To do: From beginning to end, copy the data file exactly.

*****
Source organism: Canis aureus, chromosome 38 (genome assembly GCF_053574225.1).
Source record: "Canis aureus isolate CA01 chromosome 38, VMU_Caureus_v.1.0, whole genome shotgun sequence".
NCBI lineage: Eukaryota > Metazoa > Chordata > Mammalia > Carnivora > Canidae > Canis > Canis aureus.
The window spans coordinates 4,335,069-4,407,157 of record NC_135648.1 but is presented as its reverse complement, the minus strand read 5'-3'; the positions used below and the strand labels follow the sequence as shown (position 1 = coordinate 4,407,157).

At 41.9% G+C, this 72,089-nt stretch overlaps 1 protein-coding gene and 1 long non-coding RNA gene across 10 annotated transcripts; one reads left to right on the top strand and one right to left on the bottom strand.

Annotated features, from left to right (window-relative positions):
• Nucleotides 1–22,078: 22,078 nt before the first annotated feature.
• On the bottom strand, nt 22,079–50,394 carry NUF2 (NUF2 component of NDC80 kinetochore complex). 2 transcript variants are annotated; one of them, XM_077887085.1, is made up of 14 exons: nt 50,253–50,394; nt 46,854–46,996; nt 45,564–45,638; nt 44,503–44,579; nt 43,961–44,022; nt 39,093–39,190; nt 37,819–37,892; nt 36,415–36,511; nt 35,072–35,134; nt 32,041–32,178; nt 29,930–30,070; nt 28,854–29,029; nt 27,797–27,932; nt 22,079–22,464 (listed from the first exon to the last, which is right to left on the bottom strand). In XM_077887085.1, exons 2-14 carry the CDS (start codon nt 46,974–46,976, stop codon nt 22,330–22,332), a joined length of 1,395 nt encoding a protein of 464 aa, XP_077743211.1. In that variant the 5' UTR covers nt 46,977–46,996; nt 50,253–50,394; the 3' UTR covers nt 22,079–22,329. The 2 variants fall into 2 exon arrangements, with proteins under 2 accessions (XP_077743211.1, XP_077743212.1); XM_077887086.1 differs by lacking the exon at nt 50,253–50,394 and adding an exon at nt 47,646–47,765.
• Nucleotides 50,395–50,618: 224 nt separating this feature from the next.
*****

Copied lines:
Source organism: Canis aureus, chromosome 38 (genome assembly GCF_053574225.1).
Source record: "Canis aureus isolate CA01 chromosome 38, VMU_Caureus_v.1.0, whole genome shotgun sequence".
NCBI lineage: Eukaryota > Metazoa > Chordata > Mammalia > Carnivora > Canidae > Canis > Canis aureus.
The window spans coordinates 4,335,069-4,407,157 of record NC_135648.1 but is presented as its reverse complement, the minus strand read 5'-3'; the positions used below and the strand labels follow the sequence as shown (position 1 = coordinate 4,407,157).

At 41.9% G+C, this 72,089-nt stretch overlaps 1 protein-coding gene and 1 long non-coding RNA gene across 10 annotated transcripts; one reads left to right on the top strand and one right to left on the bottom strand.

Annotated features, from left to right (window-relative positions):
• Nucleotides 1–22,078: 22,078 nt before the first annotated feature.
• On the bottom strand, nt 22,079–50,394 carry NUF2 (NUF2 component of NDC80 kinetochore complex). 2 transcript variants are annotated; one of them, XM_077887085.1, is made up of 14 exons: nt 50,253–50,394; nt 46,854–46,996; nt 45,564–45,638; nt 44,503–44,579; nt 43,961–44,022; nt 39,093–39,190; nt 37,819–37,892; nt 36,415–36,511; nt 35,072–35,134; nt 32,041–32,178; nt 29,930–30,070; nt 28,854–29,029; nt 27,797–27,932; nt 22,079–22,464 (listed from the first exon to the last, which is right to left on the bottom strand). In XM_077887085.1, exons 2-14 carry the CDS (start codon nt 46,974–46,976, stop codon nt 22,330–22,332), a joined length of 1,395 nt encoding a protein of 464 aa, XP_077743211.1. In that variant the 5' UTR covers nt 46,977–46,996; nt 50,253–50,394; the 3' UTR covers nt 22,079–22,329. The 2 variants fall into 2 exon arrangements, with proteins under 2 accessions (XP_077743211.1, XP_077743212.1); XM_077887086.1 differs by lacking the exon at nt 50,253–50,394 and adding an exon at nt 47,646–47,765.
• Nucleotides 50,395–50,618: 224 nt separating this feature from the next.